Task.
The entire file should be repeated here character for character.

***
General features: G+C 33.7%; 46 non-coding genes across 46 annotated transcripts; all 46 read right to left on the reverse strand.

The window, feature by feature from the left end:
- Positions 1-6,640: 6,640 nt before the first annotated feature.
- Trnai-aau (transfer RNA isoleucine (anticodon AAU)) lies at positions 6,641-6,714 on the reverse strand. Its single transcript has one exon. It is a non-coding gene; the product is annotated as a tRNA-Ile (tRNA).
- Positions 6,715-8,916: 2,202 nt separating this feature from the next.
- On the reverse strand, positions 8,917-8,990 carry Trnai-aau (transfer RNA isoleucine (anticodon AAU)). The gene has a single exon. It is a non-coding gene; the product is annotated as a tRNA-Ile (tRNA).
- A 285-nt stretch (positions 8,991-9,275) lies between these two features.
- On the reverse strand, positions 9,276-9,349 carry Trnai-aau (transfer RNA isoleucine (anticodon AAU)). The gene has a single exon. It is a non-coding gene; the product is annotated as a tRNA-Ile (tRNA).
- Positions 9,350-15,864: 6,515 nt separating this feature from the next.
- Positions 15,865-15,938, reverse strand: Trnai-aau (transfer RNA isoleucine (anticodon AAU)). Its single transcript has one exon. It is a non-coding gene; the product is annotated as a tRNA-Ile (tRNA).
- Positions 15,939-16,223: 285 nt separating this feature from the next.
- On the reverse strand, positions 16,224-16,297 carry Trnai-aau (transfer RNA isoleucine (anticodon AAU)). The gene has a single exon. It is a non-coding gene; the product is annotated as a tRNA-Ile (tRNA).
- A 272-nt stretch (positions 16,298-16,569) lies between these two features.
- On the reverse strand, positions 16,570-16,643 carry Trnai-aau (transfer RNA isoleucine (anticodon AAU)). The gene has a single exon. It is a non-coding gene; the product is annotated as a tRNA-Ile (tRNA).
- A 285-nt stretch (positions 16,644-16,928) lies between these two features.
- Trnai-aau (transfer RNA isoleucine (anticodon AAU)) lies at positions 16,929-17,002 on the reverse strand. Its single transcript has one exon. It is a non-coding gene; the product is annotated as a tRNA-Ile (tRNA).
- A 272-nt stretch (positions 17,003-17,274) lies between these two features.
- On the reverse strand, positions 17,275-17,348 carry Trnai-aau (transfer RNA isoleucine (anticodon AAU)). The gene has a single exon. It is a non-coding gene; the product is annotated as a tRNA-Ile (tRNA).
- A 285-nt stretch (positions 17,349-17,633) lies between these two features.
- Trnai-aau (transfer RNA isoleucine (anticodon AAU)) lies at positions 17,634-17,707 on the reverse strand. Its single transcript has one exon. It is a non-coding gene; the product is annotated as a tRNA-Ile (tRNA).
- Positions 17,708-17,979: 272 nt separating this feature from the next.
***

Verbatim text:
General features: G+C 33.7%; 46 non-coding genes across 46 annotated transcripts; all 46 read right to left on the reverse strand.

The window, feature by feature from the left end:
- Positions 1-6,640: 6,640 nt before the first annotated feature.
- Trnai-aau (transfer RNA isoleucine (anticodon AAU)) lies at positions 6,641-6,714 on the reverse strand. Its single transcript has one exon. It is a non-coding gene; the product is annotated as a tRNA-Ile (tRNA).
- Positions 6,715-8,916: 2,202 nt separating this feature from the next.
- On the reverse strand, positions 8,917-8,990 carry Trnai-aau (transfer RNA isoleucine (anticodon AAU)). The gene has a single exon. It is a non-coding gene; the product is annotated as a tRNA-Ile (tRNA).
- A 285-nt stretch (positions 8,991-9,275) lies between these two features.
- On the reverse strand, positions 9,276-9,349 carry Trnai-aau (transfer RNA isoleucine (anticodon AAU)). The gene has a single exon. It is a non-coding gene; the product is annotated as a tRNA-Ile (tRNA).
- Positions 9,350-15,864: 6,515 nt separating this feature from the next.
- Positions 15,865-15,938, reverse strand: Trnai-aau (transfer RNA isoleucine (anticodon AAU)). Its single transcript has one exon. It is a non-coding gene; the product is annotated as a tRNA-Ile (tRNA).
- Positions 15,939-16,223: 285 nt separating this feature from the next.
- On the reverse strand, positions 16,224-16,297 carry Trnai-aau (transfer RNA isoleucine (anticodon AAU)). The gene has a single exon. It is a non-coding gene; the product is annotated as a tRNA-Ile (tRNA).
- A 272-nt stretch (positions 16,298-16,569) lies between these two features.
- On the reverse strand, positions 16,570-16,643 carry Trnai-aau (transfer RNA isoleucine (anticodon AAU)). The gene has a single exon. It is a non-coding gene; the product is annotated as a tRNA-Ile (tRNA).
- A 285-nt stretch (positions 16,644-16,928) lies between these two features.
- Trnai-aau (transfer RNA isoleucine (anticodon AAU)) lies at positions 16,929-17,002 on the reverse strand. Its single transcript has one exon. It is a non-coding gene; the product is annotated as a tRNA-Ile (tRNA).
- A 272-nt stretch (positions 17,003-17,274) lies between these two features.
- On the reverse strand, positions 17,275-17,348 carry Trnai-aau (transfer RNA isoleucine (anticodon AAU)). The gene has a single exon. It is a non-coding gene; the product is annotated as a tRNA-Ile (tRNA).
- A 285-nt stretch (positions 17,349-17,633) lies between these two features.
- Trnai-aau (transfer RNA isoleucine (anticodon AAU)) lies at positions 17,634-17,707 on the reverse strand. Its single transcript has one exon. It is a non-coding gene; the product is annotated as a tRNA-Ile (tRNA).
- Positions 17,708-17,979: 272 nt separating this feature from the next.